The debate had also become "more about (former Foreign Secretary) Boris Johnson's political ambitions" than what was good for the UK, he said.
Khan said that although he campaigned to remain in the bloc, he had accepted "the will of the British people was to leave the EU".
He said he had never expected to back calls for a second referendum but had become "increasingly alarmed as the chaotic approach to the negotiations had become mired in confusion and deadlock.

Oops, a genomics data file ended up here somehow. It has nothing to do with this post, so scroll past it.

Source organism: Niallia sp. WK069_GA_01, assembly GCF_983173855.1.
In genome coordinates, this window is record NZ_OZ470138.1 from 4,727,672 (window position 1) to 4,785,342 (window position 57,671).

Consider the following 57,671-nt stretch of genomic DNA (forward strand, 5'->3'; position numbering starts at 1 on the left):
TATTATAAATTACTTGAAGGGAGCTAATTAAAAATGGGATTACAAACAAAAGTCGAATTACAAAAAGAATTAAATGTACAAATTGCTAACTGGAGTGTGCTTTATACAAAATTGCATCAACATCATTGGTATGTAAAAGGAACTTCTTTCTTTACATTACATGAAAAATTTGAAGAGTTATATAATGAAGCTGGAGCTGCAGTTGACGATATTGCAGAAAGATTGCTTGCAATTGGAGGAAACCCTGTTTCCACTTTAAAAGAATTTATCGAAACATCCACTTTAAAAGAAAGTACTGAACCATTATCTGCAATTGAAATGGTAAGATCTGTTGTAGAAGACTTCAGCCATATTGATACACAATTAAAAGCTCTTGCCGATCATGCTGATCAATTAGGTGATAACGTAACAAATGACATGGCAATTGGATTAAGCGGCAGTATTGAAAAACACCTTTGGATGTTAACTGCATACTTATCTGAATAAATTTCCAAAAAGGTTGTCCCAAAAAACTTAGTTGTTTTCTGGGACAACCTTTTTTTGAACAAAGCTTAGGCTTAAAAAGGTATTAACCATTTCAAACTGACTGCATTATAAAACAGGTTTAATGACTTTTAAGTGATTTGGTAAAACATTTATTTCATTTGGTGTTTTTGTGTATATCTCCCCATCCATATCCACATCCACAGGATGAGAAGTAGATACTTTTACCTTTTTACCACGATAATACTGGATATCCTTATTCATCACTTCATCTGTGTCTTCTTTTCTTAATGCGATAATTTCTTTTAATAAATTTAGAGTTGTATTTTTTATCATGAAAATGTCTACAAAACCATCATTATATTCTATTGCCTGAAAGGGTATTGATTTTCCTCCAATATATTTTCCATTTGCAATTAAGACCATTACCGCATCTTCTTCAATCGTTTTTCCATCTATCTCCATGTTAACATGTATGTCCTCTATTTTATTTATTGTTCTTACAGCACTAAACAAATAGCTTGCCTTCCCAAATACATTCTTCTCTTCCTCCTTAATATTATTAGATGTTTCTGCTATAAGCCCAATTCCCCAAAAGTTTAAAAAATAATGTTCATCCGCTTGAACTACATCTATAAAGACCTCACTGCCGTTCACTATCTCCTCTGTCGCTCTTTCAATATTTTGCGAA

"I don't believe (Prime Minister) Theresa May has the mandate to gamble so flagrantly with the British economy and people's livelihoods."
Earlier this month, May said the government would not back another vote, saying: "To ask the question all over again would be a gross betrayal of our democracy - and a betrayal of that trust."
However, Khan said that May had "failed to negotiate a Brexit position with her own party - let alone agree a deal with the EU".
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